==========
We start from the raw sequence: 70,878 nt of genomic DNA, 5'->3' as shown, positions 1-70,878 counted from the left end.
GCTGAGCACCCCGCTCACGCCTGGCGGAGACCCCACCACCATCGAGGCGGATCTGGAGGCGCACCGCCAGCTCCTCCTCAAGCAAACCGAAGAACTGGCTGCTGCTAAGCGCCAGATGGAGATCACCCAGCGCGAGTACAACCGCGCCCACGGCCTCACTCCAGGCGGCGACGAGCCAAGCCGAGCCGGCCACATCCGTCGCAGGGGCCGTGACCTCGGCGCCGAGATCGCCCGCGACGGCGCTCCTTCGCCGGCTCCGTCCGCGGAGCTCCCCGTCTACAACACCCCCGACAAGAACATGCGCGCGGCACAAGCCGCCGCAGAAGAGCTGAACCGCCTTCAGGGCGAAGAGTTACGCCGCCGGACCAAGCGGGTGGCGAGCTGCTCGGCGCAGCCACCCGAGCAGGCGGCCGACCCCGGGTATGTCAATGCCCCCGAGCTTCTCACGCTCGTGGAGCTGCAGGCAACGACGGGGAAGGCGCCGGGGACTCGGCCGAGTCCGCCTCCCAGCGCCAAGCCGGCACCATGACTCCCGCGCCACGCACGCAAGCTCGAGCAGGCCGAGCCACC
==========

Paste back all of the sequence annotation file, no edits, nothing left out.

We start from the raw sequence: 70,878 nt of genomic DNA, 5'->3' as shown, positions 1-70,878 counted from the left end.
GCTGAGCACCCCGCTCACGCCTGGCGGAGACCCCACCACCATCGAGGCGGATCTGGAGGCGCACCGCCAGCTCCTCCTCAAGCAAACCGAAGAACTGGCTGCTGCTAAGCGCCAGATGGAGATCACCCAGCGCGAGTACAACCGCGCCCACGGCCTCACTCCAGGCGGCGACGAGCCAAGCCGAGCCGGCCACATCCGTCGCAGGGGCCGTGACCTCGGCGCCGAGATCGCCCGCGACGGCGCTCCTTCGCCGGCTCCGTCCGCGGAGCTCCCCGTCTACAACACCCCCGACAAGAACATGCGCGCGGCACAAGCCGCCGCAGAAGAGCTGAACCGCCTTCAGGGCGAAGAGTTACGCCGCCGGACCAAGCGGGTGGCGAGCTGCTCGGCGCAGCCACCCGAGCAGGCGGCCGACCCCGGGTATGTCAATGCCCCCGAGCTTCTCACGCTCGTGGAGCTGCAGGCAACGACGGGGAAGGCGCCGGGGACTCGGCCGAGTCCGCCTCCCAGCGCCAAGCCGGCACCATGACTCCCGCGCCACGCACGCAAGCTCGAGCAGGCCGAGCCACC